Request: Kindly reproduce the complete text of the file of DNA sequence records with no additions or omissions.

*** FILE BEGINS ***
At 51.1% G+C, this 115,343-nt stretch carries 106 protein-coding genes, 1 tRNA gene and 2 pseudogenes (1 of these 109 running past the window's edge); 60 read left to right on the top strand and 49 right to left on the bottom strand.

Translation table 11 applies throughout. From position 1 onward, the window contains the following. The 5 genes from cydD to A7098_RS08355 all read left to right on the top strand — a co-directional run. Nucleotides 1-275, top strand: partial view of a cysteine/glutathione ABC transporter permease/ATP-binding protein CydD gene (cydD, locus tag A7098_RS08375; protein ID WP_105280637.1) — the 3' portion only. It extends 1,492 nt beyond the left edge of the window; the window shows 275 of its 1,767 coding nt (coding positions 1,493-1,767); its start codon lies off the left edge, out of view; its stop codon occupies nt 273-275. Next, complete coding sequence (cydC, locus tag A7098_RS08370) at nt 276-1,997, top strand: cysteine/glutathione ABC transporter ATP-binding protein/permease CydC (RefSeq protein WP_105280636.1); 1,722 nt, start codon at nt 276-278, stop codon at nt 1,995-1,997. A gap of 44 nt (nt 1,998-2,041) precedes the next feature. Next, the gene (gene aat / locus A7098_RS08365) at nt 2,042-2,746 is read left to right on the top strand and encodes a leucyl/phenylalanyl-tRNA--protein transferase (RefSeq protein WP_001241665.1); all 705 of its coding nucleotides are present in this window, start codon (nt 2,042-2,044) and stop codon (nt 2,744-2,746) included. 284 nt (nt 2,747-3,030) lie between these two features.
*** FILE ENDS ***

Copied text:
At 51.1% G+C, this 115,343-nt stretch carries 106 protein-coding genes, 1 tRNA gene and 2 pseudogenes (1 of these 109 running past the window's edge); 60 read left to right on the top strand and 49 right to left on the bottom strand.

Translation table 11 applies throughout. From position 1 onward, the window contains the following. The 5 genes from cydD to A7098_RS08355 all read left to right on the top strand — a co-directional run. Nucleotides 1-275, top strand: partial view of a cysteine/glutathione ABC transporter permease/ATP-binding protein CydD gene (cydD, locus tag A7098_RS08375; protein ID WP_105280637.1) — the 3' portion only. It extends 1,492 nt beyond the left edge of the window; the window shows 275 of its 1,767 coding nt (coding positions 1,493-1,767); its start codon lies off the left edge, out of view; its stop codon occupies nt 273-275. Next, complete coding sequence (cydC, locus tag A7098_RS08370) at nt 276-1,997, top strand: cysteine/glutathione ABC transporter ATP-binding protein/permease CydC (RefSeq protein WP_105280636.1); 1,722 nt, start codon at nt 276-278, stop codon at nt 1,995-1,997. A gap of 44 nt (nt 1,998-2,041) precedes the next feature. Next, the gene (gene aat / locus A7098_RS08365) at nt 2,042-2,746 is read left to right on the top strand and encodes a leucyl/phenylalanyl-tRNA--protein transferase (RefSeq protein WP_001241665.1); all 705 of its coding nucleotides are present in this window, start codon (nt 2,042-2,044) and stop codon (nt 2,744-2,746) included. 284 nt (nt 2,747-3,030) lie between these two features.